Women in Amish society
Amish people base their Christian communities on Biblical principles. This means a more traditional calling for women. But Amish women play a significant role in the Amish household and in their communities as a whole.
Let’s have a look at Amish women’s roles, what jobs they do, and answer some common questions like: “Do Amish men control their women?” and “Are they happy?”
Amish Women’s Roles
Amish women play important roles in the household and community. Among others, Amish women are:
- sources of household income
- voting church members
- business partners
- role models
Amish women are esteemed in Amish society for the contribution they make to home and community. They are mothers, managers of the household, and play an important role in maintaining communal ties. As the home is considered in some ways the center of Amish life, her role in maintaining it is highly important.
Female Amish roles have in fact evolved in past decades as Amish have moved from agriculture to entrepreneurship and day labor. In recent times, with Amish men spending more time away from home in non-Amish working environments, Amish women may be taking on a more traditional role of housewife.
In the agricultural model she would be expected to help out in farm tasks, taking on certain “male” roles, as well as running the household. Some Amish women whose husbands work away from the home have also had to take on the role of disciplinarian more so than in the past.
Restrictions on Amish women
The most obvious place where Amish women’s lives are restricted is within the formal Amish church structure. In the Amish church, women have the right to vote in Member’s Meetings and also to nominate candidates for church ministry. However, they do not serve in that same church leadership. Though the Amish woman cannot hold church office, she does have equal voting rights in selecting new ministry, and is able to voice her concerns before the church just as any man can.
Amish women are able to work outside the home, but norms of a given church community might influence where she works and for how long (eg, up until marriage or childbirth). Men do not have such expectations; rather they are expected to earn money and support the family. Amish women are generally expected to run the household side of the family (preparing food, cleaning the home, and so on).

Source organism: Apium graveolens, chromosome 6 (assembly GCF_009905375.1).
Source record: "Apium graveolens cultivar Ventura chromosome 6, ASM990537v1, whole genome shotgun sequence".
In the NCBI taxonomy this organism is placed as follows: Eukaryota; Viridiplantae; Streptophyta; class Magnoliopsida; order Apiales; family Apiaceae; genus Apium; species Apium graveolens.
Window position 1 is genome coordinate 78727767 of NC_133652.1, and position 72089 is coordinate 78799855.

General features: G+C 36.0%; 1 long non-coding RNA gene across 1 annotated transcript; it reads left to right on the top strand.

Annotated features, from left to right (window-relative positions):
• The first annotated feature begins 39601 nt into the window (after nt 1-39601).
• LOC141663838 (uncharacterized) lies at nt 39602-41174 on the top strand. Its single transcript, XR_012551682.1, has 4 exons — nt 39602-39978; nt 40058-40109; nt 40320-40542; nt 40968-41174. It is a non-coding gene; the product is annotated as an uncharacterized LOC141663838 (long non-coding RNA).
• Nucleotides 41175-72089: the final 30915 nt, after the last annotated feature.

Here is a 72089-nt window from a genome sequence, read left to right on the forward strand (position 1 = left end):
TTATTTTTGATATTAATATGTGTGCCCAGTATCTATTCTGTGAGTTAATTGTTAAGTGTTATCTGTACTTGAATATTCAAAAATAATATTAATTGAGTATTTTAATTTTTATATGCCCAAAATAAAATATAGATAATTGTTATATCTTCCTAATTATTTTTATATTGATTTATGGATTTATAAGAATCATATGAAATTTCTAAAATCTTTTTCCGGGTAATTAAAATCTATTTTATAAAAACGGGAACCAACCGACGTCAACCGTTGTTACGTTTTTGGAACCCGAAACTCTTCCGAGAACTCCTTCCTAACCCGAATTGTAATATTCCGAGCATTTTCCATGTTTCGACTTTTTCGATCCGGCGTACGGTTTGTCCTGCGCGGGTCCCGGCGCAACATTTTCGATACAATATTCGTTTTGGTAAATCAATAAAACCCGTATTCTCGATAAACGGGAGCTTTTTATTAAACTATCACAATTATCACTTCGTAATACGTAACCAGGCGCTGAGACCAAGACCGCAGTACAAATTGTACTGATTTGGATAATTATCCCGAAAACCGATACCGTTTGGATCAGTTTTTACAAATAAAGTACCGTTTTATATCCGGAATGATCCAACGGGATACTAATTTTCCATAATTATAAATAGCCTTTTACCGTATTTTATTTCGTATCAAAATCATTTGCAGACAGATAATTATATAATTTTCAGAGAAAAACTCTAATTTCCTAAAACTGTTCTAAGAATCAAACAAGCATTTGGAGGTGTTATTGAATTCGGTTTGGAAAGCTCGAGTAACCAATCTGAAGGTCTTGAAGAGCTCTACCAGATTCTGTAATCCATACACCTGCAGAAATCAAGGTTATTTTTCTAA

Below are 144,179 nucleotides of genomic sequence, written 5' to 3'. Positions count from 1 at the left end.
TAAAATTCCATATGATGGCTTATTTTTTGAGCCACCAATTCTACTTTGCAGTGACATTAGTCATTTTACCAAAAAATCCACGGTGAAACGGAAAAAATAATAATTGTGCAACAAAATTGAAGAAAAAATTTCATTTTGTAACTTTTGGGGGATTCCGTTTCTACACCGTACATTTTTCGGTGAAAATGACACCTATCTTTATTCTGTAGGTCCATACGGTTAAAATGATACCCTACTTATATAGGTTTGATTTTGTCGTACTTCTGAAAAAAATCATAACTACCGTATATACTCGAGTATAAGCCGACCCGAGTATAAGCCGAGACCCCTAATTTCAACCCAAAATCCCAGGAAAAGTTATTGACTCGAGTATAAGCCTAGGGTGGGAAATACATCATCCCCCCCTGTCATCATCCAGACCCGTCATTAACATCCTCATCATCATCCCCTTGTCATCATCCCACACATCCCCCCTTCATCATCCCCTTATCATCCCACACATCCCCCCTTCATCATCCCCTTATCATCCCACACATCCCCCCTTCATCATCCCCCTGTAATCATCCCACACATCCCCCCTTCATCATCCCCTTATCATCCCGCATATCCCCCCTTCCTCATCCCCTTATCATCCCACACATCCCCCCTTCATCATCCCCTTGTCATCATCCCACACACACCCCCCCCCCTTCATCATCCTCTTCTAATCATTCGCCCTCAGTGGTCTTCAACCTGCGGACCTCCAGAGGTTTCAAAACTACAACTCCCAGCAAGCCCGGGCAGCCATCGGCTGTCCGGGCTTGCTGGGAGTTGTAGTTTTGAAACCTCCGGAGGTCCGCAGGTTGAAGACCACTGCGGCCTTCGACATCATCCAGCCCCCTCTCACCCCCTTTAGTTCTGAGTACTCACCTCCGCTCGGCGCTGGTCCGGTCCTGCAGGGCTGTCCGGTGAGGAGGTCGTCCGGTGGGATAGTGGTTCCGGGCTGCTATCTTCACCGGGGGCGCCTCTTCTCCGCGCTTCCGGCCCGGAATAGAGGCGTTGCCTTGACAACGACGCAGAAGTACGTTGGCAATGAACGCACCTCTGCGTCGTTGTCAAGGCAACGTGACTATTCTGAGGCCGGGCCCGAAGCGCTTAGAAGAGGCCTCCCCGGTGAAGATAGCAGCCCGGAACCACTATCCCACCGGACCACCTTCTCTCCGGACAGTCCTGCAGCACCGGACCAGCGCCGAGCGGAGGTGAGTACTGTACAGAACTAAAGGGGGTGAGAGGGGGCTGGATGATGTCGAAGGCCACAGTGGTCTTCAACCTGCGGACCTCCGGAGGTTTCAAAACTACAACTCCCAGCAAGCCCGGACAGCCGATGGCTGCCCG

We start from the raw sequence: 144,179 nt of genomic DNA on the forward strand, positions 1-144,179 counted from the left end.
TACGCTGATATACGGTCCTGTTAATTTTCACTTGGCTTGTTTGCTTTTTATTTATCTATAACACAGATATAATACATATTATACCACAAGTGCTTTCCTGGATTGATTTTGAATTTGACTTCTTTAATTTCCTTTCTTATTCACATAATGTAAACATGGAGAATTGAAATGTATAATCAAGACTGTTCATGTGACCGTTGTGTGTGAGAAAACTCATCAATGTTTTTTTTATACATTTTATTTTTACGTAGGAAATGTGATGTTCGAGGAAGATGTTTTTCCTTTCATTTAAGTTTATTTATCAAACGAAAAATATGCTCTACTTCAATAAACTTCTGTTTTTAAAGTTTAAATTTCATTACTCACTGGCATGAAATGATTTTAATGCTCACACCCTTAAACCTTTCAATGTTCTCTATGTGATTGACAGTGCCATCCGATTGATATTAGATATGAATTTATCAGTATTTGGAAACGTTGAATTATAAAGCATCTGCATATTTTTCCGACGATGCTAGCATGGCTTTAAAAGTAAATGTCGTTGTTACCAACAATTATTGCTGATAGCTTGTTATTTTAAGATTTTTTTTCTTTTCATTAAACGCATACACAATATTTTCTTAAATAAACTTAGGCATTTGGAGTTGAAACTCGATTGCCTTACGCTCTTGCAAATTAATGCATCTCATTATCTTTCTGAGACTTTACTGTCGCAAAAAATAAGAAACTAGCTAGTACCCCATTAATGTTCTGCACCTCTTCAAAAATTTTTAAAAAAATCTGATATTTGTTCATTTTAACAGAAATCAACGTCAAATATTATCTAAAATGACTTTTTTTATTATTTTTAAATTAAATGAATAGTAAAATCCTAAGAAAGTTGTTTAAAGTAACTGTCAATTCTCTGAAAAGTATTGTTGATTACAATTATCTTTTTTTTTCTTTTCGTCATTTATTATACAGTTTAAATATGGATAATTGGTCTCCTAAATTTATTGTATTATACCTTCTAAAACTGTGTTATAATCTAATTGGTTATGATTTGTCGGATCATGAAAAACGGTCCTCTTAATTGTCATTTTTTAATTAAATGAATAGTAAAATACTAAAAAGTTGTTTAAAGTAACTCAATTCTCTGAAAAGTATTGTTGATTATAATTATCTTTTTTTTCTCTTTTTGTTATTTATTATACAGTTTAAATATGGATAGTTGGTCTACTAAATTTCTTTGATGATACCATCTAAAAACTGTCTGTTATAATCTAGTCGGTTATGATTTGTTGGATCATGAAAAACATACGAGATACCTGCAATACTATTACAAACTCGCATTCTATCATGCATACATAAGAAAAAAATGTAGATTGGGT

Unlike in some religious groups, both Amish men and women follow similar rules and guidelines when it comes to appearance. Simple, plain dress is worn both by men and women among the Amish. Both Amish men and women follow certain expectations when it comes to hair and grooming. For that matter, church rules (Ordnung) apply equally to men and women.
In practice that means technological restrictions that apply to men also apply to women. However, greater technology may be permitted outside the home, in Amish-owned businesses, versus inside the home in the “woman’s domain”, for example labor-saving devices in the kitchen. Generally Amish tend to permit more change in areas where technology allows them to better earn and compete in the marketplace, versus in other areas (eg, homes and schoolhouses).
What about within the Amish home? Do Amish women have a say?
Amish women typically take at least a nominally subservient role to their husbands. In public this means an Amish woman will normally defer to her husband’s decisions. In private, however, the reality is that the Amish woman is highly influential. Amish husbands often yield to their wives’ wishes, particularly on household matters, such as purchases for the family and home.
Amish men typically consult wives on important decisions concerning the family, and in business decisions as well. In practice, an Amish woman’s wishes can determine the course of a business, or influence a move to another community. As one Amish-raised woman quipped, “the man may be the head of the household, she is often the neck.”
In a New Order Amish publication called The Truth in Word and Work (subtitled A Statement of Faith By Ministers and Brethren of Amish Churches of Holmes Co., Ohio, and Related Areas), the male/female issue is addressed. “The husband has the major responsibility of directing the home for the glory of Christ. He needs to have the proper relationship with Christ in submission and self-denial to glorify his Head. He is the God-delegated authority over the woman and is responsible for her actions in the home and in society.”